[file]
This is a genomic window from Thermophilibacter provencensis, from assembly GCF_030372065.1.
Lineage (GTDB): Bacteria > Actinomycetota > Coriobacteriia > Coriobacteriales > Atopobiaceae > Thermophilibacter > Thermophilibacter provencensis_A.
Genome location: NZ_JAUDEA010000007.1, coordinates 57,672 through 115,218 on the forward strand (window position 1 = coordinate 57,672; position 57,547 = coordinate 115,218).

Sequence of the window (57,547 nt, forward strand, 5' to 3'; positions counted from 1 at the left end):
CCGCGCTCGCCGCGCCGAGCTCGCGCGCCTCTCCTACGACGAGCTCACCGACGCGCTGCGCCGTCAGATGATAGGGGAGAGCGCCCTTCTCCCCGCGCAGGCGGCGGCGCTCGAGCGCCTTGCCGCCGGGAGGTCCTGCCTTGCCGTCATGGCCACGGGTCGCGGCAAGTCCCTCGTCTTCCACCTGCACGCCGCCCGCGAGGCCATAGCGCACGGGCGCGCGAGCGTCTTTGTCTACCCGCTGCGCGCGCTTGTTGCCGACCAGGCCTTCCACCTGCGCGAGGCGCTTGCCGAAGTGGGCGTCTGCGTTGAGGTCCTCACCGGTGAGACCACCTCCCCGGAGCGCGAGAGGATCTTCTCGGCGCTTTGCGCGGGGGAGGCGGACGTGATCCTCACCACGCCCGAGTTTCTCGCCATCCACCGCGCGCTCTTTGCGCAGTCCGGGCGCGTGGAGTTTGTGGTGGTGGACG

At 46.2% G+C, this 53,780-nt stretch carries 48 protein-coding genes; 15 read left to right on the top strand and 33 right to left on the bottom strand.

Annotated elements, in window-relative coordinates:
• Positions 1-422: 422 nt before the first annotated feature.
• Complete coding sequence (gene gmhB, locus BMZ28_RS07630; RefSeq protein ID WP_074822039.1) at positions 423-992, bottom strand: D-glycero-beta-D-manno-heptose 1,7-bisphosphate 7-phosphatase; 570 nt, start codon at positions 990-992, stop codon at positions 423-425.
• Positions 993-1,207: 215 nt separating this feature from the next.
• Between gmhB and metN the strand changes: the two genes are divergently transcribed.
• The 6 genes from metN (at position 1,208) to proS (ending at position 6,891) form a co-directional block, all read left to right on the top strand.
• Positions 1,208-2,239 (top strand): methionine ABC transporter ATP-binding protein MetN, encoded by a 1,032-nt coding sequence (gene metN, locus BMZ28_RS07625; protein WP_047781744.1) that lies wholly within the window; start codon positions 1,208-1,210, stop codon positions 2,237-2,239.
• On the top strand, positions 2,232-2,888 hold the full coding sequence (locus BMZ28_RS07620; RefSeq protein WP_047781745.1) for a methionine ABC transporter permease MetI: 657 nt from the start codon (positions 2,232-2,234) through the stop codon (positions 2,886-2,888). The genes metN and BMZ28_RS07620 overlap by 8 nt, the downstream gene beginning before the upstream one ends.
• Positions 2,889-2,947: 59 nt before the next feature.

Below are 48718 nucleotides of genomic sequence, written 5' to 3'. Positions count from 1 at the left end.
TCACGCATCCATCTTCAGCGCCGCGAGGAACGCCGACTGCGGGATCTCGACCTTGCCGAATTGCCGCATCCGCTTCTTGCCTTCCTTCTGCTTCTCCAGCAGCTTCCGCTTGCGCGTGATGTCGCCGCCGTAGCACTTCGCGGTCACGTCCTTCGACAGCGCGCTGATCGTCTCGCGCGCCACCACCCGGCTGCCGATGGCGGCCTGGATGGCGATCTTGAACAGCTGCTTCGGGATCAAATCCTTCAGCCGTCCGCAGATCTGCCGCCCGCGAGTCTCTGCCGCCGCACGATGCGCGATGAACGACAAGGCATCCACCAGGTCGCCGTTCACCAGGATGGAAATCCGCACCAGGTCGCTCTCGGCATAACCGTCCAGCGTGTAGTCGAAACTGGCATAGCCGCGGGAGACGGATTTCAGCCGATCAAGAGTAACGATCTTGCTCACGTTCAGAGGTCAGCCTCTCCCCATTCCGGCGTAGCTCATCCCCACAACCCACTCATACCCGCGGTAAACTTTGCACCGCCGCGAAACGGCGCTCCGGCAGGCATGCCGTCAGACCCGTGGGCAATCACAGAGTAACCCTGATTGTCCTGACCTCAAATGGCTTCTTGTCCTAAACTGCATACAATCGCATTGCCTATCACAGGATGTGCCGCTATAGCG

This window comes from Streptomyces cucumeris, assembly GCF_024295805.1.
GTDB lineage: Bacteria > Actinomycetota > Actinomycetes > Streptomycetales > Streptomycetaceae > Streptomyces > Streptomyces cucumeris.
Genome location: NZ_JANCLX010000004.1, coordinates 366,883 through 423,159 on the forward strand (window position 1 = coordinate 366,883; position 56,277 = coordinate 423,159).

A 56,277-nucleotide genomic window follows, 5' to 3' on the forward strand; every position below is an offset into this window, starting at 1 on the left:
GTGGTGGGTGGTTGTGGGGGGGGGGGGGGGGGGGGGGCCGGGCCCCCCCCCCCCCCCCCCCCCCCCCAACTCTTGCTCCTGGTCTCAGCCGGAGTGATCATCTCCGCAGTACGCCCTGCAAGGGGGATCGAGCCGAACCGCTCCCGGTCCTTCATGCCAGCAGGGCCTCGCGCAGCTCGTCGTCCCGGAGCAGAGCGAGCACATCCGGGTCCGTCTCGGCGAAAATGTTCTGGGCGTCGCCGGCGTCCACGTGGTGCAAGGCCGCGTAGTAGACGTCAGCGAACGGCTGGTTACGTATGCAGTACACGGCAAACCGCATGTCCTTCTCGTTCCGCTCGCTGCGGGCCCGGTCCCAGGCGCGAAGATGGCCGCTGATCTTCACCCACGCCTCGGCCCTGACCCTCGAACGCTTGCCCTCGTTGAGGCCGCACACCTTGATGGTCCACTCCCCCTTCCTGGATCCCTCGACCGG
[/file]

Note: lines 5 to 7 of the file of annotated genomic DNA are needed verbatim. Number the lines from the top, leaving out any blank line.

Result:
CCGCGCTCGCCGCGCCGAGCTCGCGCGCCTCTCCTACGACGAGCTCACCGACGCGCTGCGCCGTCAGATGATAGGGGAGAGCGCCCTTCTCCCCGCGCAGGCGGCGGCGCTCGAGCGCCTTGCCGCCGGGAGGTCCTGCCTTGCCGTCATGGCCACGGGTCGCGGCAAGTCCCTCGTCTTCCACCTGCACGCCGCCCGCGAGGCCATAGCGCACGGGCGCGCGAGCGTCTTTGTCTACCCGCTGCGCGCGCTTGTTGCCGACCAGGCCTTCCACCTGCGCGAGGCGCTTGCCGAAGTGGGCGTCTGCGTTGAGGTCCTCACCGGTGAGACCACCTCCCCGGAGCGCGAGAGGATCTTCTCGGCGCTTTGCGCGGGGGAGGCGGACGTGATCCTCACCACGCCCGAGTTTCTCGCCATCCACCGCGCGCTCTTTGCGCAGTCCGGGCGCGTGGAGTTTGTGGTGGTGGACG

At 46.2% G+C, this 53,780-nt stretch carries 48 protein-coding genes; 15 read left to right on the top strand and 33 right to left on the bottom strand.

Annotated elements, in window-relative coordinates: